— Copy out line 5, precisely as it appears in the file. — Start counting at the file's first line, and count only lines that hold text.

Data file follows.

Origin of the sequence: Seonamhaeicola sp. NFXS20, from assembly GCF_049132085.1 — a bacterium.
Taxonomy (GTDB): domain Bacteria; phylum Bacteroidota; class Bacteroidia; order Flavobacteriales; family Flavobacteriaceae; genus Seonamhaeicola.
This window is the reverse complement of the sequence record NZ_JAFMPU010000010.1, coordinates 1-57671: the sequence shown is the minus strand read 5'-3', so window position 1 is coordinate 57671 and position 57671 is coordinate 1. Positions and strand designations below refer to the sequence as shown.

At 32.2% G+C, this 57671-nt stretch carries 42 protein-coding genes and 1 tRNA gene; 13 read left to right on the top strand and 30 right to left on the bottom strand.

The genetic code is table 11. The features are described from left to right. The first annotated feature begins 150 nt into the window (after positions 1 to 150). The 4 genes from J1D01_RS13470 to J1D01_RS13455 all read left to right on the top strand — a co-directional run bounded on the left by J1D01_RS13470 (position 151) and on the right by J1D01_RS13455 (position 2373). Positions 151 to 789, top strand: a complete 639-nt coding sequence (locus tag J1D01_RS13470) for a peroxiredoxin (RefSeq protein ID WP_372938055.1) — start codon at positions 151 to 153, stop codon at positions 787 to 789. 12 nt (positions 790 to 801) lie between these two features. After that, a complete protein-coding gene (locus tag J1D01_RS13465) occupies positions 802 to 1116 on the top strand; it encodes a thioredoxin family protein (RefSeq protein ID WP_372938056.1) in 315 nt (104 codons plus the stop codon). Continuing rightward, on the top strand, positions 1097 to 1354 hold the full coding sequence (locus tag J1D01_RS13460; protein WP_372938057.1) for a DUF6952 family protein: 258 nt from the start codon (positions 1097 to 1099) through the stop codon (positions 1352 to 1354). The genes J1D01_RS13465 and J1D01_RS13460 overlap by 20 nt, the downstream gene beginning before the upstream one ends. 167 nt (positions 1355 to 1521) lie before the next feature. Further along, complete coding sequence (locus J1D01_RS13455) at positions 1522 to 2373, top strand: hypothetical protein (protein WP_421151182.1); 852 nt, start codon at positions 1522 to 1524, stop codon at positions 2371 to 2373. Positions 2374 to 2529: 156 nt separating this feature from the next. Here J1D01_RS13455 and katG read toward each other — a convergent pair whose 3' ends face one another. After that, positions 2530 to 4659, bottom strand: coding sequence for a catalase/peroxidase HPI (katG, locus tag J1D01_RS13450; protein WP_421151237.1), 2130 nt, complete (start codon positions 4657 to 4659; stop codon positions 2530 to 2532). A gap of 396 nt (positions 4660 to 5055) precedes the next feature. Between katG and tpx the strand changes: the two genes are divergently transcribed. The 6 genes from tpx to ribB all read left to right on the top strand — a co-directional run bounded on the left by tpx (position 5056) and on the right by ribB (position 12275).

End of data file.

The genetic code is table 11. The features are described from left to right. The first annotated feature begins 150 nt into the window (after positions 1 to 150). The 4 genes from J1D01_RS13470 to J1D01_RS13455 all read left to right on the top strand — a co-directional run bounded on the left by J1D01_RS13470 (position 151) and on the right by J1D01_RS13455 (position 2373). Positions 151 to 789, top strand: a complete 639-nt coding sequence (locus tag J1D01_RS13470) for a peroxiredoxin (RefSeq protein ID WP_372938055.1) — start codon at positions 151 to 153, stop codon at positions 787 to 789. 12 nt (positions 790 to 801) lie between these two features. After that, a complete protein-coding gene (locus tag J1D01_RS13465) occupies positions 802 to 1116 on the top strand; it encodes a thioredoxin family protein (RefSeq protein ID WP_372938056.1) in 315 nt (104 codons plus the stop codon). Continuing rightward, on the top strand, positions 1097 to 1354 hold the full coding sequence (locus tag J1D01_RS13460; protein WP_372938057.1) for a DUF6952 family protein: 258 nt from the start codon (positions 1097 to 1099) through the stop codon (positions 1352 to 1354). The genes J1D01_RS13465 and J1D01_RS13460 overlap by 20 nt, the downstream gene beginning before the upstream one ends. 167 nt (positions 1355 to 1521) lie before the next feature. Further along, complete coding sequence (locus J1D01_RS13455) at positions 1522 to 2373, top strand: hypothetical protein (protein WP_421151182.1); 852 nt, start codon at positions 1522 to 1524, stop codon at positions 2371 to 2373. Positions 2374 to 2529: 156 nt separating this feature from the next. Here J1D01_RS13455 and katG read toward each other — a convergent pair whose 3' ends face one another. After that, positions 2530 to 4659, bottom strand: coding sequence for a catalase/peroxidase HPI (katG, locus tag J1D01_RS13450; protein WP_421151237.1), 2130 nt, complete (start codon positions 4657 to 4659; stop codon positions 2530 to 2532). A gap of 396 nt (positions 4660 to 5055) precedes the next feature. Between katG and tpx the strand changes: the two genes are divergently transcribed. The 6 genes from tpx to ribB all read left to right on the top strand — a co-directional run bounded on the left by tpx (position 5056) and on the right by ribB (position 12275).